Our group is strongly involved both in methodological development and application of AMS 14C.
One of our key themes is the nature of the possible relationship between Neanderthals and Anatomically Modern Human. Our radiocarbon group investigate important issues e.g. the beginning of Anatomically Modern Human (AMH) dispersal in Europe, the time of AMH encounter with Neanderthals, the putative overlap, the role of the glacial climate events, and the precise time of Neanderthal demise.
The projects involves to date several prehistoric sites that were poorly dated or not dated at all, with a focus on reassessing the chronology of famous Neanderthals/Anatomically Modern Human sites in Europe. Moreover we are focusing in developing Bayesian models to build complex chronological models for different sites in Eurasia spanning from the MUP to Mesolithic periods.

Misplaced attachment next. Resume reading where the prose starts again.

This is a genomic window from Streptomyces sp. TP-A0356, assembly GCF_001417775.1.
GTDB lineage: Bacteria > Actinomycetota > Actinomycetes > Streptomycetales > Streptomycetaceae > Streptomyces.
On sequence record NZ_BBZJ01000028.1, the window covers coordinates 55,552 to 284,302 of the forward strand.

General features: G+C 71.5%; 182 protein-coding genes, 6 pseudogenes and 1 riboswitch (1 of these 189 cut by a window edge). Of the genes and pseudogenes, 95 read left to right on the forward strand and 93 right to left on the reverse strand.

Since 2010 we have strong collaborations with geneticists in our Institute to undertake collaborative ancient DNA work, which resulted in several Nature group publications. The subject of the most recent one was to elucidate the status of the human remains of Riparo Mezzena and their relevance to the question of anatomically modern humans-Neanderthal interbreeding. The significance and novelty of this work is concerning the collaboration between state-of-the-art scientific methods in addressing one of the purported Neanderthal mandible and other human bone samples discovered in 1960 in northern Italy (Riparo Mezzena archaeological site).